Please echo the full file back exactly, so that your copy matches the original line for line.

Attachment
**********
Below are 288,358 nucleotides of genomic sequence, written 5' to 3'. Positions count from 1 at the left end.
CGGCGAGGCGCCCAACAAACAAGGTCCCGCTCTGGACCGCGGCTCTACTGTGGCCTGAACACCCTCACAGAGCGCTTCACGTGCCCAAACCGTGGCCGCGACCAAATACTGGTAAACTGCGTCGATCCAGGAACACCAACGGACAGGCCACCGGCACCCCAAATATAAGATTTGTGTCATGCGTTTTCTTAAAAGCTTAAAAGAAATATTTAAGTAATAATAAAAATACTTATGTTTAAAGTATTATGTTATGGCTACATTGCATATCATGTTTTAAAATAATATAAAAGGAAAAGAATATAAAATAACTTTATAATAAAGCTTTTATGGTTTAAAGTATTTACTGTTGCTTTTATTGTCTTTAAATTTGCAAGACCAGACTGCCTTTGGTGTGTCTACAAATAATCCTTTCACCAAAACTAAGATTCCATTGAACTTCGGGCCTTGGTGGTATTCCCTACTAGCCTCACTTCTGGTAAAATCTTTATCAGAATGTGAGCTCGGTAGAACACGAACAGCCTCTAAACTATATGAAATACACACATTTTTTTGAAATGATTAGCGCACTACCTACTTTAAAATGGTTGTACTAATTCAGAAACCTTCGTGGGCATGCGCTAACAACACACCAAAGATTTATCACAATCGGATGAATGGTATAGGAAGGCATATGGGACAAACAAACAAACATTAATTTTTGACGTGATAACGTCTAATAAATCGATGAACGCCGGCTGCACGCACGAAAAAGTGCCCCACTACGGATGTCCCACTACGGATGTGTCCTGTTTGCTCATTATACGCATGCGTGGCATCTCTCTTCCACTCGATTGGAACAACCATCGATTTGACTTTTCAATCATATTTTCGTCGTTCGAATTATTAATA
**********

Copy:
Below are 288,358 nucleotides of genomic sequence, written 5' to 3'. Positions count from 1 at the left end.
CGGCGAGGCGCCCAACAAACAAGGTCCCGCTCTGGACCGCGGCTCTACTGTGGCCTGAACACCCTCACAGAGCGCTTCACGTGCCCAAACCGTGGCCGCGACCAAATACTGGTAAACTGCGTCGATCCAGGAACACCAACGGACAGGCCACCGGCACCCCAAATATAAGATTTGTGTCATGCGTTTTCTTAAAAGCTTAAAAGAAATATTTAAGTAATAATAAAAATACTTATGTTTAAAGTATTATGTTATGGCTACATTGCATATCATGTTTTAAAATAATATAAAAGGAAAAGAATATAAAATAACTTTATAATAAAGCTTTTATGGTTTAAAGTATTTACTGTTGCTTTTATTGTCTTTAAATTTGCAAGACCAGACTGCCTTTGGTGTGTCTACAAATAATCCTTTCACCAAAACTAAGATTCCATTGAACTTCGGGCCTTGGTGGTATTCCCTACTAGCCTCACTTCTGGTAAAATCTTTATCAGAATGTGAGCTCGGTAGAACACGAACAGCCTCTAAACTATATGAAATACACACATTTTTTTGAAATGATTAGCGCACTACCTACTTTAAAATGGTTGTACTAATTCAGAAACCTTCGTGGGCATGCGCTAACAACACACCAAAGATTTATCACAATCGGATGAATGGTATAGGAAGGCATATGGGACAAACAAACAAACATTAATTTTTGACGTGATAACGTCTAATAAATCGATGAACGCCGGCTGCACGCACGAAAAAGTGCCCCACTACGGATGTCCCACTACGGATGTGTCCTGTTTGCTCATTATACGCATGCGTGGCATCTCTCTTCCACTCGATTGGAACAACCATCGATTTGACTTTTCAATCATATTTTCGTCGTTCGAATTATTAATA